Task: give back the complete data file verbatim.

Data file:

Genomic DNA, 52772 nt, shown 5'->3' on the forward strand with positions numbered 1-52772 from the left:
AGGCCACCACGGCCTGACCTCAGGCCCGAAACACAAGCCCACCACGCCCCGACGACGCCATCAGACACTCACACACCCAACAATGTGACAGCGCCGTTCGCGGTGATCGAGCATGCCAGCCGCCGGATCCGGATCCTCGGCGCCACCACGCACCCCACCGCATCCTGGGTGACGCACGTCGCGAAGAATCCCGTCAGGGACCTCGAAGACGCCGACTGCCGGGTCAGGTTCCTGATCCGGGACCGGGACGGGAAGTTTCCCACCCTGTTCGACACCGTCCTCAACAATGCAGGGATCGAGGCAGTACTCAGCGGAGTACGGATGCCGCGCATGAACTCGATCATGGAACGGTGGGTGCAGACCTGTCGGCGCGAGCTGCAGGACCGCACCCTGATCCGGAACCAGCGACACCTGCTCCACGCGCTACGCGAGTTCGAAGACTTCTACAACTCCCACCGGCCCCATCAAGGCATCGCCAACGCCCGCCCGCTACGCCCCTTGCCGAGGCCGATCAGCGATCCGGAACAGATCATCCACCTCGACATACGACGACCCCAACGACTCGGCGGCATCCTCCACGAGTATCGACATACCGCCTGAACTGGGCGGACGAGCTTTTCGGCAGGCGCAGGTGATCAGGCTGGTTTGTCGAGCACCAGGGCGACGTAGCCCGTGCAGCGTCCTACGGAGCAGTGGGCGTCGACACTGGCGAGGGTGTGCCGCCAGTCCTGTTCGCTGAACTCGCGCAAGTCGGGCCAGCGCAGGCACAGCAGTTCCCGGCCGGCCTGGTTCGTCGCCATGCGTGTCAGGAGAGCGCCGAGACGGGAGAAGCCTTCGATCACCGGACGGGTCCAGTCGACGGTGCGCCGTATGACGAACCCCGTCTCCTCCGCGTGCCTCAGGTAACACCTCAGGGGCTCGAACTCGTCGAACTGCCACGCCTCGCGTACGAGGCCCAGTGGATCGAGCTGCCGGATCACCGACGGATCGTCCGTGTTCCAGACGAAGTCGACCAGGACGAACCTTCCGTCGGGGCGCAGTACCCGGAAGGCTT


Genomic DNA, 52772 nt, shown 5'->3' on the forward strand with positions numbered 1-52772 from the left:
AGGCCACCACGGCCTGACCTCAGGCCCGAAACACAAGCCCACCACGCCCCGACGACGCCATCAGACACTCACACACCCAACAATGTGACAGCGCCGTTCGCGGTGATCGAGCATGCCAGCCGCCGGATCCGGATCCTCGGCGCCACCACGCACCCCACCGCATCCTGGGTGACGCACGTCGCGAAGAATCCCGTCAGGGACCTCGAAGACGCCGACTGCCGGGTCAGGTTCCTGATCCGGGACCGGGACGGGAAGTTTCCCACCCTGTTCGACACCGTCCTCAACAATGCAGGGATCGAGGCAGTACTCAGCGGAGTACGGATGCCGCGCATGAACTCGATCATGGAACGGTGGGTGCAGACCTGTCGGCGCGAGCTGCAGGACCGCACCCTGATCCGGAACCAGCGACACCTGCTCCACGCGCTACGCGAGTTCGAAGACTTCTACAACTCCCACCGGCCCCATCAAGGCATCGCCAACGCCCGCCCGCTACGCCCCTTGCCGAGGCCGATCAGCGATCCGGAACAGATCATCCACCTCGACATACGACGACCCCAACGACTCGGCGGCATCCTCCACGAGTATCGACATACCGCCTGAACTGGGCGGACGAGCTTTTCGGCAGGCGCAGGTGATCAGGCTGGTTTGTCGAGCACCAGGGCGACGTAGCCCGTGCAGCGTCCTACGGAGCAGTGGGCGTCGACACTGGCGAGGGTGTGCCGCCAGTCCTGTTCGCTGAACTCGCGCAAGTCGGGCCAGCGCAGGCACAGCAGTTCCCGGCCGGCCTGGTTCGTCGCCATGCGTGTCAGGAGAGCGCCGAGACGGGAGAAGCCTTCGATCACCGGACGGGTCCAGTCGACGGTGCGCCGTATGACGAACCCCGTCTCCTCCGCGTGCCTCAGGTAACACCTCAGGGGCTCGAACTCGTCGAACTGCCACGCCTCGCGTACGAGGCCCAGTGGATCGAGCTGCCGGATCACCGACGGATCGTCCGTGTTCCAGACGAAGTCGACCAGGACGAACCTTCCGTCGGGGCGCAGTACCCGGAAGGCTT